[…] the Case Guidance System would exist in name only if Guiding Cases were not granted a certain effect.  Because Guiding Cases are granted de facto binding effect, if a judgment or ruling that differs [with a Guiding Case] is rendered in a similar case, the judgment or ruling is subject to the risk of being amended when the upper-level court adjudicates the appeal of the case. (emphasis added)

Unfortunately, Judge Guo’s important explanation seems to have been ignored in practice, as confirmed by a recent study completed by David Wei Zhao, a co-managing editor of SINOTALKS.COM, and me (see Intellectual Property-Related Guiding Cases: Trends of Their Use in Subsequent Cases & Implications for China’s Judicial Protection of Intellectual Property Rights, which also discusses other issues).  In this study, Mr. Zhao and I conducted empirical research to identify all similar subsequent cases of intellectual property-related Guiding Cases.  Our findings show that many judges failed to respond in their reasoning to explain whether the relevant Guiding Cases cited by parties could be for “reference and imitation”.  They did not seem to worry about the type of risk pointed out by Judge Guo.

  • December 2021: Problem Addressed by the Liaoning Ruling

In December 2021, the High People’s Court of Liaoning Province (the “Liaoning High Court”) rendered the Liaoning Ruling when it handled a case in which a party cited a relevant Guiding Case during the first-instance and second-instance proceedings, arguing that the pending case was similar to the Guiding Case.  The Liaoning High Court ruled:

The first-instance and second-instance courts did not discuss [this Guiding Case] in their reasoning[, in defiance of the instruction stated in the 2020 Rules]; the case is to be retried and the guiding opinions of [the Guiding Case] should be referenced and imitated.

This case fully illustrates what Judge Guo emphasizes in his article about the risk of rendering a judgment or ruling that differs with a Guiding Case.  As the Liaoning Ruling came from the highest court in Liaoning Province, lower-level courts in the province are expected to take this seriously and consider, in future cases, whether Guiding Cases cited by parties should be referenced and imitated.  Otherwise, they will risk having their judgments amended and this, in turn, will affect their career prospects.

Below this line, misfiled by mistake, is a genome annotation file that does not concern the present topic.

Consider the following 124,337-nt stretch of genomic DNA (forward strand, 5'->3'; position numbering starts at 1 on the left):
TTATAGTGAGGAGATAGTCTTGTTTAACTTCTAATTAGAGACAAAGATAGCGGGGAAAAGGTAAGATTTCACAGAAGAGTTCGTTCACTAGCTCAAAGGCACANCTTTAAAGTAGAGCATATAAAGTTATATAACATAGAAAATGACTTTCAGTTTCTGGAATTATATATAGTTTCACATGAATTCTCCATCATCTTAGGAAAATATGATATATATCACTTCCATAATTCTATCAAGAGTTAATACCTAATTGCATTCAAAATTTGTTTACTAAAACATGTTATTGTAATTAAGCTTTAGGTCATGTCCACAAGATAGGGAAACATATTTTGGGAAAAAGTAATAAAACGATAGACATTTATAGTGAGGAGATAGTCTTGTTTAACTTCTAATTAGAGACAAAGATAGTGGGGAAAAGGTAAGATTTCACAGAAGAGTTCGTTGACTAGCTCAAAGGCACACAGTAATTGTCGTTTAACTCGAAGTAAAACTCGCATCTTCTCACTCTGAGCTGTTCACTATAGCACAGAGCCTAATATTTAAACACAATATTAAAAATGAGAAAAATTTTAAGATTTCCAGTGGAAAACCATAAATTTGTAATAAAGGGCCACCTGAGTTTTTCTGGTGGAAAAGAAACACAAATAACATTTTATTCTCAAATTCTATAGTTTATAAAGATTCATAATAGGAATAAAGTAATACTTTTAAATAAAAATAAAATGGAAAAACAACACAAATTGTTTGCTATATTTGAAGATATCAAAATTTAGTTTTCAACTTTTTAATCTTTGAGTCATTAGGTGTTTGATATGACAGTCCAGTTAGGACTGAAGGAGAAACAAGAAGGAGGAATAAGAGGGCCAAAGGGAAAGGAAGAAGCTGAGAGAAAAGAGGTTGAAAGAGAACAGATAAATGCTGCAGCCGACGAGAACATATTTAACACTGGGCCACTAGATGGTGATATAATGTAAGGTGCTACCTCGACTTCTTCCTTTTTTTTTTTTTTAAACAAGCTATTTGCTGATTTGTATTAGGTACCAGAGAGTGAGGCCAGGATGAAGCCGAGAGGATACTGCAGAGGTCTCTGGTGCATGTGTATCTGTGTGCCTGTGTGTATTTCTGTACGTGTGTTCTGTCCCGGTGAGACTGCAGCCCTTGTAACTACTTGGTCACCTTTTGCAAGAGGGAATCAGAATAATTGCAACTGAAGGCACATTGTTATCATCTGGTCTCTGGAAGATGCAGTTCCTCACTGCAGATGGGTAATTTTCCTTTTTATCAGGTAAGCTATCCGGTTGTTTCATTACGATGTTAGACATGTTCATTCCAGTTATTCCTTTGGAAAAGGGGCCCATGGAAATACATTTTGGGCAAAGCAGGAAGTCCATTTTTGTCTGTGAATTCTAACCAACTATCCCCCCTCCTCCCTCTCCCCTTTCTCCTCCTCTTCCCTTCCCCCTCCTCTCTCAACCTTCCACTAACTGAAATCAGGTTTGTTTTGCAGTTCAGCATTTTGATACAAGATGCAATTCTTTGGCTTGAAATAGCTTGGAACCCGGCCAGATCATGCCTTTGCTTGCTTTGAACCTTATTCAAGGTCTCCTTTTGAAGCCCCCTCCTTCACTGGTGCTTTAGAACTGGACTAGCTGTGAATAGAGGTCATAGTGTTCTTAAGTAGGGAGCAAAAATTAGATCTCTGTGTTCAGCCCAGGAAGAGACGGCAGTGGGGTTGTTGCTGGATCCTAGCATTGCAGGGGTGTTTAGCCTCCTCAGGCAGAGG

Will the Impact of the Liaoning Ruling Go Beyond Liaoning Province?

The positive impact of the Liaoning Ruling may also spread to other regions in China if high courts of the other 30 provinces, autonomous regions, and municipalities directly under the jurisdiction of the Central Government in mainland China adopt the Liaoning High Court’s approach to order retrials in situations where lower-level courts fail to discuss a cited Guiding Case in their reasoning.

To make these high courts feel motivated to do so, parties to disputes and/or their lawyers should, if possible, try their best to cite at least a Guiding Case that is similar to their disputes.  The more serious the disparity between parties’ citations of Guiding Cases and courts’ responses is, the more likely a provincial court will step in to address the problem, as no provincial court wants to be seen as blocking the success of Guiding Cases, which are strongly promoted by the Supreme People’s Court. 

The Liaoning Ruling could be a game changer for all of China.  The ultimate results will depend very much on the responses of decision-makers within the Chinese legal world, and their willingness to optimize the impact of this ruling.  That said, stakeholders involved may very well include many of our readers, and it is for this reason that I am so excited to share this development in this article! 

The citation of this article is: Dr. Mei Gechlik, Game Changer!—Guiding Cases Empowered by a Chinese High Court’s Retrial Order, SINOTALKS.COM, In Brief No. 10, Apr. 15, 2022,  This article was first published on LinkedIn on April 13, 2022,

The original, English version of this article was edited by Nathan Harpainter.  The information and views set out in this article are the responsibility of the author and do not necessarily reflect the work or views of SINOTALKS.COM.